Polkadot’s parachain auctions next month could be a goldmine — if you choose the right one.
For those who haven’t been paying attention to the eighth-biggest cryptocurrency by market capitalisation, the parachain auctions are the culmination of a vision laid out by Ethereum co-founder Gavid Wood five years ago.
Readers may be familiar with how Ethereum is slated to adopt sharding sometime next year, hopefully increasing throughput a hundredfold. Wood took this idea to the next level, realising that there’s no reason each shard needs to be homogenous (identical).
Instead Wood envisioned a diverse network of heterogenous (differentiated) shards — “parachains” — each developed for a specialised blockchain, secured by the Polkadot mainnet.
That’s where the auctions come in. There’s a limited number of slots available on the Polkadot network, so projects have to compete with one another for slots in a crowdfunding auction. Polkadot holders basically get the chance to back a project by contributing their DOT tokens. If that project wins an auction slot, their DOT tokens are locked in a smart contract for 96 weeks (just under two years).
But in return they’ll get the native tokens of the project they’ve backed. This has already happened on Kusama, Polkadot’s “canary network,” and it’s been exceptionally lucrative for those who backed Moonriver (MOVR), the winner of the second auction. Moonriver is a network on Polkadot that’s combative with Ethereum’s virtual machine and Solidity, Ethereum’s coding language.
For each KSM token contributed to the Moonriver crowdloan, backers received 14.56MOVR tokens. At time of writing, Kusama is trading at $403 and Moonriver, at $430. So the 6,000 backers of the Moonriver have enjoyed about a 15x return. AND they’ll get their Kusama tokens back next year.
That said, the rewards for the other projects in batch one of the Kusama auctions have been nowhere near as lucrative.
There’s been a second round of Kusama crowdloans, but none of those project’s tokens have started trading yet. Note that people who backed projects that didn’t win, get their tokens back immediately.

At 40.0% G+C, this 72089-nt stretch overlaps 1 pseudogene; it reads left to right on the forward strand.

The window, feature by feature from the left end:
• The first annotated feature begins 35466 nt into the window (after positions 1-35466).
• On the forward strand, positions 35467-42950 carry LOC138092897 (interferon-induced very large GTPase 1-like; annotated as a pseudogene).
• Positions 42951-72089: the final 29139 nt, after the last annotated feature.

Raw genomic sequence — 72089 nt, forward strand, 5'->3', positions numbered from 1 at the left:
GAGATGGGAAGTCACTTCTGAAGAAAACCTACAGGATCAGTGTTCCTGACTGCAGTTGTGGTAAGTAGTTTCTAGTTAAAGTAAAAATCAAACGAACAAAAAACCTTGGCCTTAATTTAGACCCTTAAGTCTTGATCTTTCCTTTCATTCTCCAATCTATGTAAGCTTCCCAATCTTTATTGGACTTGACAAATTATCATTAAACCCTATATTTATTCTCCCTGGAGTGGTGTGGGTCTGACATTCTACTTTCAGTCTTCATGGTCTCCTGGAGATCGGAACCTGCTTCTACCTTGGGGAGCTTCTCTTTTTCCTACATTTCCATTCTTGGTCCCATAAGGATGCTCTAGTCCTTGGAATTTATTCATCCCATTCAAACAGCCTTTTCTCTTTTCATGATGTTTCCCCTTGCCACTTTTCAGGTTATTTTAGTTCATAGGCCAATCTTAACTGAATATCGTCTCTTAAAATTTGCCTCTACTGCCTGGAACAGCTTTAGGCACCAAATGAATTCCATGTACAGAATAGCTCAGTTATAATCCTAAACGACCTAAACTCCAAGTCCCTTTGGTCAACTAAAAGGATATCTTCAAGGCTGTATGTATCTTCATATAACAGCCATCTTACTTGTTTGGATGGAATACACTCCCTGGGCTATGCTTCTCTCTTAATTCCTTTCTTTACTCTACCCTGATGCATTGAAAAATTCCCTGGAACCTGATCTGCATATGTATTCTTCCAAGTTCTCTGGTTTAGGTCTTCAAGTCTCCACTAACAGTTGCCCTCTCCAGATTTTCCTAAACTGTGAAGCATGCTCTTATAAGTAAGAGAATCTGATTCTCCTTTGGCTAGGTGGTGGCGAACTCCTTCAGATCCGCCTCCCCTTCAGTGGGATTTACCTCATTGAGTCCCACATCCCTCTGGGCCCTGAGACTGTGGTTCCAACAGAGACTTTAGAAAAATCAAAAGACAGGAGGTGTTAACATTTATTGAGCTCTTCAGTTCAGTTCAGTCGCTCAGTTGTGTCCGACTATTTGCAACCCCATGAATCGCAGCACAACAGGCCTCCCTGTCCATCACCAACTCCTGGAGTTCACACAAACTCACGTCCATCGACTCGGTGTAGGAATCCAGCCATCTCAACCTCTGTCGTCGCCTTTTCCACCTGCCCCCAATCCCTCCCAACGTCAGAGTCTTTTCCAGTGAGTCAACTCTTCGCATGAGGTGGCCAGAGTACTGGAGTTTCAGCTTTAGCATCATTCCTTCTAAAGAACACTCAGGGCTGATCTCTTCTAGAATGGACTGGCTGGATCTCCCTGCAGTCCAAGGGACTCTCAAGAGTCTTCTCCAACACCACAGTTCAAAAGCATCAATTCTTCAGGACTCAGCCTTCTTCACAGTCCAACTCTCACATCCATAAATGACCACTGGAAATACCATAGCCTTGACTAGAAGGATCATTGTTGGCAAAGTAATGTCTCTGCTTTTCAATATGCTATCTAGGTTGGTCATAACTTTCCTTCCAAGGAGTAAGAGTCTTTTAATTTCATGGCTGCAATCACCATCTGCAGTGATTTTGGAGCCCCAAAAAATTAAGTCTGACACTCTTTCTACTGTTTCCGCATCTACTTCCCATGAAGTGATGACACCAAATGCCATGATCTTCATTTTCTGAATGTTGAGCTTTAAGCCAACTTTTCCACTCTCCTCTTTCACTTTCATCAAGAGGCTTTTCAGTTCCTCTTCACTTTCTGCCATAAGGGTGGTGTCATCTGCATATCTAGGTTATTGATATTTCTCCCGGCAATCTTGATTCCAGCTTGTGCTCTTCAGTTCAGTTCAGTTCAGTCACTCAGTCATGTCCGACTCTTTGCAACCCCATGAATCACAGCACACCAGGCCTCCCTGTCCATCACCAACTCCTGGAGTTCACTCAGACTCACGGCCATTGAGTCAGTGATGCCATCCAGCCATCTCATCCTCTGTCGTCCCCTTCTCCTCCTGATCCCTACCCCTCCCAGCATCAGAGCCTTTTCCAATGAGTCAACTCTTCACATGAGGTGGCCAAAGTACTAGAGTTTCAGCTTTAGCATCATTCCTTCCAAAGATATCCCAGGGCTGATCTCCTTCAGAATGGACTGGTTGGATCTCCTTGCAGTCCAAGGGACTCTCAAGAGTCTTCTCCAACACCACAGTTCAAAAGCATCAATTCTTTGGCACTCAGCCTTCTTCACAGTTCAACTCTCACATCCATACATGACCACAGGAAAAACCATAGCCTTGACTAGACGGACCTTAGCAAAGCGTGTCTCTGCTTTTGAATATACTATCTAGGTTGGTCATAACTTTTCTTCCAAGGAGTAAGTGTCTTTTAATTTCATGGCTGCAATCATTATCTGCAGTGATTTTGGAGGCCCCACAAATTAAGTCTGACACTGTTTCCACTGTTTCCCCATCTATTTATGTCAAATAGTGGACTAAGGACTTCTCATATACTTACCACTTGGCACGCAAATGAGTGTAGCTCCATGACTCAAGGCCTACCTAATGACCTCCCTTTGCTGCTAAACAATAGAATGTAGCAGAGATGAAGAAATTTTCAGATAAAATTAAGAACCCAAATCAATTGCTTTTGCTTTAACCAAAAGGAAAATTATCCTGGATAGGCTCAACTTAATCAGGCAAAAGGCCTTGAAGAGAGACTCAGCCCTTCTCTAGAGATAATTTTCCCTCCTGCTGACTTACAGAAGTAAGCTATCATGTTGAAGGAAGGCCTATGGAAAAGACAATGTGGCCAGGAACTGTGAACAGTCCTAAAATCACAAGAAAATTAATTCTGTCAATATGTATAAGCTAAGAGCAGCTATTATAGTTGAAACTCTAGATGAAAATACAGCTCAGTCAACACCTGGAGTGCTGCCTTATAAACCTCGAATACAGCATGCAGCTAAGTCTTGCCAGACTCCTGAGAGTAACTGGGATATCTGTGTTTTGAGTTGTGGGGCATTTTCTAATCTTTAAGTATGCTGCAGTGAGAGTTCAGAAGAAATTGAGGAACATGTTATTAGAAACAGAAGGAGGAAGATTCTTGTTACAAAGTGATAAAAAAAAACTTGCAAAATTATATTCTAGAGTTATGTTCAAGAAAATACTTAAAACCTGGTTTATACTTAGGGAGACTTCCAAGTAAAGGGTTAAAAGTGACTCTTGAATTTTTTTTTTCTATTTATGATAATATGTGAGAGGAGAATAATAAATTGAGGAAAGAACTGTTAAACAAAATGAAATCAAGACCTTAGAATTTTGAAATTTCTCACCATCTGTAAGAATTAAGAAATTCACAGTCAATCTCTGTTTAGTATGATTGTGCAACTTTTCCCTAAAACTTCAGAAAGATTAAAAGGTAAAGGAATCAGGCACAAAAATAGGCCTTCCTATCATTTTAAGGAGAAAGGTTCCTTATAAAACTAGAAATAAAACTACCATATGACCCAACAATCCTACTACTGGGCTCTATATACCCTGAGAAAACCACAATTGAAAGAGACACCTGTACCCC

So what’s next
Based on how sizeable the returns were for Moonbeam on Kusama, I think it’s a moderately safe bet that they’ll win the first Polkadot auction, and perhaps very quickly. The candlestick auctions stretch for a week, but there are hard cap contribution limits. It could be that Moonriver hits that within minutes, possibly.
Other hot projects will likely be Kurara, a DeFi hub that won the first Kusama parachain auction, and Kilt Protocol, a decentralised identity solution that handily won the first slot in the second round of Kusama auctions.
If you hold DOT and aren’t going to need it in the next two years, taking part in the parachain auctions seems like a no-brainer to me. (Not financial advice). I’d try to get involved early, and sign up with a project to get any early contribution bonuses they might be offering.
If your DOT is on an exchange, you can take part in the Polkadot auctions from within Binance and Kraken…. or you can simply download the Polkadot browser extension and do so on your computer. If you have your DOT staked, you’ll want to unstake it quick, however, as unstaking takes 28 days and the first parachain auction is November 11.
Based on how the Polkadot auctions played out, if you don’t manage to back a winner of the first two slots in the first round of auctions, it may make more sense to bid your time and contribute to the lead candidate in the second round of auctions, rather than contributing to the fourth or fifth-place candidate in the first round.
Also, some projects might offer “referral links,” where you can boost your contribution by getting others to sign up. While I’m slightly tempted to give you my referral links, you’d probably be better off contributing to the auctions using two different wallets, and using your own referral codes.